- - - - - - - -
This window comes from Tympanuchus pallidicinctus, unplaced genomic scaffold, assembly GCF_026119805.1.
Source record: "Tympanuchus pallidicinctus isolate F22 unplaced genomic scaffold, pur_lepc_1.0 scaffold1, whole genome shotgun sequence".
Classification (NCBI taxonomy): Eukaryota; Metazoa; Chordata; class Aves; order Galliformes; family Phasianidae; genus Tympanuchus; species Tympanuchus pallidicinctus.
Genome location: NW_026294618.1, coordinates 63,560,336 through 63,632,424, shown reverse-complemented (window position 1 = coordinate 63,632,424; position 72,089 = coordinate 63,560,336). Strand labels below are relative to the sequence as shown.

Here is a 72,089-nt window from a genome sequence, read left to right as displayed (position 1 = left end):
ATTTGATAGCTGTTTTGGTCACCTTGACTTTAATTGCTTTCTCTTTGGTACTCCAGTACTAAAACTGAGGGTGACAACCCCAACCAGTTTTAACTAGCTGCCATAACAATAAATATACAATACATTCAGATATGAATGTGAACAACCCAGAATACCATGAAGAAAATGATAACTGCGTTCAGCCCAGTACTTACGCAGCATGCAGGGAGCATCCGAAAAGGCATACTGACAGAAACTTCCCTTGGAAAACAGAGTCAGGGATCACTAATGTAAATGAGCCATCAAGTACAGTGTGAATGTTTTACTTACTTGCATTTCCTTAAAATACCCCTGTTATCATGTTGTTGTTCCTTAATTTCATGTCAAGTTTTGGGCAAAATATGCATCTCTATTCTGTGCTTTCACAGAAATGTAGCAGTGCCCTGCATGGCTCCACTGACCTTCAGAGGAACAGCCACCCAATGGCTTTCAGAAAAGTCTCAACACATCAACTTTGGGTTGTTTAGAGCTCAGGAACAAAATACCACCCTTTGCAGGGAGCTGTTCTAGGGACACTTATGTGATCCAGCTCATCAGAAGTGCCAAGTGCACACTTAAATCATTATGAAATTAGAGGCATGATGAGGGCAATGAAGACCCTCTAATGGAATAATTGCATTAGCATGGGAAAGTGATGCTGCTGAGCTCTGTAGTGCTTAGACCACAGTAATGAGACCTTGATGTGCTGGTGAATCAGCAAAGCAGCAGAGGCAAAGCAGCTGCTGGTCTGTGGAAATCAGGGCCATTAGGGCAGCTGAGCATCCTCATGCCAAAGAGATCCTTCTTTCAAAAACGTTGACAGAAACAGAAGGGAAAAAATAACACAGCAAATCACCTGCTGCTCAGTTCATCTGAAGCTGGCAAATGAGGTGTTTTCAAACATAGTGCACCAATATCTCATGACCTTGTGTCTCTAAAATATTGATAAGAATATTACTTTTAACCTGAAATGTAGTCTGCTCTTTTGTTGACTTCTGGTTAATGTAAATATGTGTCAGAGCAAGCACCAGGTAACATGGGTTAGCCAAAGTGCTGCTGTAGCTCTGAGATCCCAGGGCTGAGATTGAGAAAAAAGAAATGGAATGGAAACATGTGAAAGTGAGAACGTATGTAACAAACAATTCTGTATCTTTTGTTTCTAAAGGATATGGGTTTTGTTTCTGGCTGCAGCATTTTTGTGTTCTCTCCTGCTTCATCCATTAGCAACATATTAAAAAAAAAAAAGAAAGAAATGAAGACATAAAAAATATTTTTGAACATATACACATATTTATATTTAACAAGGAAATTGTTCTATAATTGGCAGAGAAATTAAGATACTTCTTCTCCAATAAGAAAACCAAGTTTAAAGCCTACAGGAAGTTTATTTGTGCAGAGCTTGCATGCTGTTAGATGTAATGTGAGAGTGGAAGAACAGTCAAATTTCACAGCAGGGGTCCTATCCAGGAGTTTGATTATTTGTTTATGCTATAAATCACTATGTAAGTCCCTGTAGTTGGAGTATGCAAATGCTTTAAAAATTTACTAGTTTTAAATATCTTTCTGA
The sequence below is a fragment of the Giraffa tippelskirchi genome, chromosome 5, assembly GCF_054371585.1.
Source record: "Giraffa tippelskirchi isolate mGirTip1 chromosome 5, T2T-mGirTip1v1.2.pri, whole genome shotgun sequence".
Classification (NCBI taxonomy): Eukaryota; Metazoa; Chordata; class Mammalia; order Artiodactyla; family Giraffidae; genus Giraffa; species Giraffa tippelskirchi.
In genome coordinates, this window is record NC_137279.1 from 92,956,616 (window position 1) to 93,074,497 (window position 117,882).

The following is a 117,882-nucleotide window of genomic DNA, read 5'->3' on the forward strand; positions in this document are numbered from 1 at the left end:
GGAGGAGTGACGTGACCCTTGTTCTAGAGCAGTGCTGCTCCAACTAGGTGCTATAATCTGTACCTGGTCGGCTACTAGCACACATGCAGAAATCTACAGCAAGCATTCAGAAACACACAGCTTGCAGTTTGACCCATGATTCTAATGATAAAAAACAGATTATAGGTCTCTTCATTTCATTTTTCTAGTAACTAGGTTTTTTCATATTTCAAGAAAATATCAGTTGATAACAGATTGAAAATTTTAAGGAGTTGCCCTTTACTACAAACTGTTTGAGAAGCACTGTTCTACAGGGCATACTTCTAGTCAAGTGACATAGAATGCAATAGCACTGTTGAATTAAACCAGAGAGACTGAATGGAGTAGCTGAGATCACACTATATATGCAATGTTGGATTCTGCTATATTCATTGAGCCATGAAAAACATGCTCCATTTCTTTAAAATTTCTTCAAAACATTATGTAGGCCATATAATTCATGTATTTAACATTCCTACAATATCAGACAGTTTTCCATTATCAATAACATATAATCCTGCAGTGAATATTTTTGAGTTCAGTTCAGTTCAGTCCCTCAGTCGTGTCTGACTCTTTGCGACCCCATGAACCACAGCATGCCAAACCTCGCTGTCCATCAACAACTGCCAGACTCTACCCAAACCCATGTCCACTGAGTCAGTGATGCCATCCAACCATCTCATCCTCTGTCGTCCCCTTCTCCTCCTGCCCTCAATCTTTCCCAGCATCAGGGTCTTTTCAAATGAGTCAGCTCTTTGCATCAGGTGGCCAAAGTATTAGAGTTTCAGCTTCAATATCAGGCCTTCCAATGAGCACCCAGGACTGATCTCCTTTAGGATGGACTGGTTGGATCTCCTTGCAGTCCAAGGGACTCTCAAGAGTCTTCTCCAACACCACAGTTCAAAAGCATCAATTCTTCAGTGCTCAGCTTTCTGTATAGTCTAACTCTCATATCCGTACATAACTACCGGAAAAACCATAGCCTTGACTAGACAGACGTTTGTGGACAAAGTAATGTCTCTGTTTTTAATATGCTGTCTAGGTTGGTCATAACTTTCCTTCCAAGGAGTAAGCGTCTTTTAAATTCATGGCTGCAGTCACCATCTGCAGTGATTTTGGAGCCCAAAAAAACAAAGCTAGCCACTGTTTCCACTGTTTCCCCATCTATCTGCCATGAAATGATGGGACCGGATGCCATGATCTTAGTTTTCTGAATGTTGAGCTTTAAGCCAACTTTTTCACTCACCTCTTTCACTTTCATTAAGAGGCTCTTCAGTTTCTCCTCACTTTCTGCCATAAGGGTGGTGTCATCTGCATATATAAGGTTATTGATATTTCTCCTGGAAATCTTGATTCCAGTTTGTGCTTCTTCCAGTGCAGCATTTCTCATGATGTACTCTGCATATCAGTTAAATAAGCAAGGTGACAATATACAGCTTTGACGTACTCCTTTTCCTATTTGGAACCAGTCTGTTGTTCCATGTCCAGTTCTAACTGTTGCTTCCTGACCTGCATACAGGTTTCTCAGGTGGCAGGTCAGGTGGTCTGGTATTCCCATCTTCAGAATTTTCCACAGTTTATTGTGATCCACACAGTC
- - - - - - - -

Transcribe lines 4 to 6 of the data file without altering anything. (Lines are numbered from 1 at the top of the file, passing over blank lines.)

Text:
Genome location: NW_026294618.1, coordinates 63,560,336 through 63,632,424, shown reverse-complemented (window position 1 = coordinate 63,632,424; position 72,089 = coordinate 63,560,336). Strand labels below are relative to the sequence as shown.

Here is a 72,089-nt window from a genome sequence, read left to right as displayed (position 1 = left end):
ATTTGATAGCTGTTTTGGTCACCTTGACTTTAATTGCTTTCTCTTTGGTACTCCAGTACTAAAACTGAGGGTGACAACCCCAACCAGTTTTAACTAGCTGCCATAACAATAAATATACAATACATTCAGATATGAATGTGAACAACCCAGAATACCATGAAGAAAATGATAACTGCGTTCAGCCCAGTACTTACGCAGCATGCAGGGAGCATCCGAAAAGGCATACTGACAGAAACTTCCCTTGGAAAACAGAGTCAGGGATCACTAATGTAAATGAGCCATCAAGTACAGTGTGAATGTTTTACTTACTTGCATTTCCTTAAAATACCCCTGTTATCATGTTGTTGTTCCTTAATTTCATGTCAAGTTTTGGGCAAAATATGCATCTCTATTCTGTGCTTTCACAGAAATGTAGCAGTGCCCTGCATGGCTCCACTGACCTTCAGAGGAACAGCCACCCAATGGCTTTCAGAAAAGTCTCAACACATCAACTTTGGGTTGTTTAGAGCTCAGGAACAAAATACCACCCTTTGCAGGGAGCTGTTCTAGGGACACTTATGTGATCCAGCTCATCAGAAGTGCCAAGTGCACACTTAAATCATTATGAAATTAGAGGCATGATGAGGGCAATGAAGACCCTCTAATGGAATAATTGCATTAGCATGGGAAAGTGATGCTGCTGAGCTCTGTAGTGCTTAGACCACAGTAATGAGACCTTGATGTGCTGGTGAATCAGCAAAGCAGCAGAGGCAAAGCAGCTGCTGGTCTGTGGAAATCAGGGCCATTAGGGCAGCTGAGCATCCTCATGCCAAAGAGATCCTTCTTTCAAAAACGTTGACAGAAACAGAAGGGAAAAAATAACACAGCAAATCACCTGCTGCTCAGTTCATCTGAAGCTGGCAAATGAGGTGTTTTCAAACATAGTGCACCAATATCTCATGACCTTGTGTCTCTAAAATATTGATAAGAATATTACTTTTAACCTGAAATGTAGTCTGCTCTTTTGTTGACTTCTGGTTAATGTAAATATGTGTCAGAGCAAGCACCAGGTAACATGGGTTAGCCAAAGTGCTGCTGTAGCTCTGAGATCCCAGGGCTGAGATTGAGAAAAAAGAAATGGAATGGAAACATGTGAAAGTGAGAACGTATGTAACAAACAATTCTGTATCTTTTGTTTCTAAAGGATATGGGTTTTGTTTCTGGCTGCAGCATTTTTGTGTTCTCTCCTGCTTCATCCATTAGCAACATATTAAAAAAAAAAAAGAAAGAAATGAAGACATAAAAAATATTTTTGAACATATACACATATTTATATTTAACAAGGAAATTGTTCTATAATTGGCAGAGAAATTAAGATACTTCTTCTCCAATAAGAAAACCAAGTTTAAAGCCTACAGGAAGTTTATTTGTGCAGAGCTTGCATGCTGTTAGATGTAATGTGAGAGTGGAAGAACAGTCAAATTTCACAGCAGGGGTCCTATCCAGGAGTTTGATTATTTGTTTATGCTATAAATCACTATGTAAGTCCCTGTAGTTGGAGTATGCAAATGCTTTAAAAATTTACTAGTTTTAAATATCTTTCTGA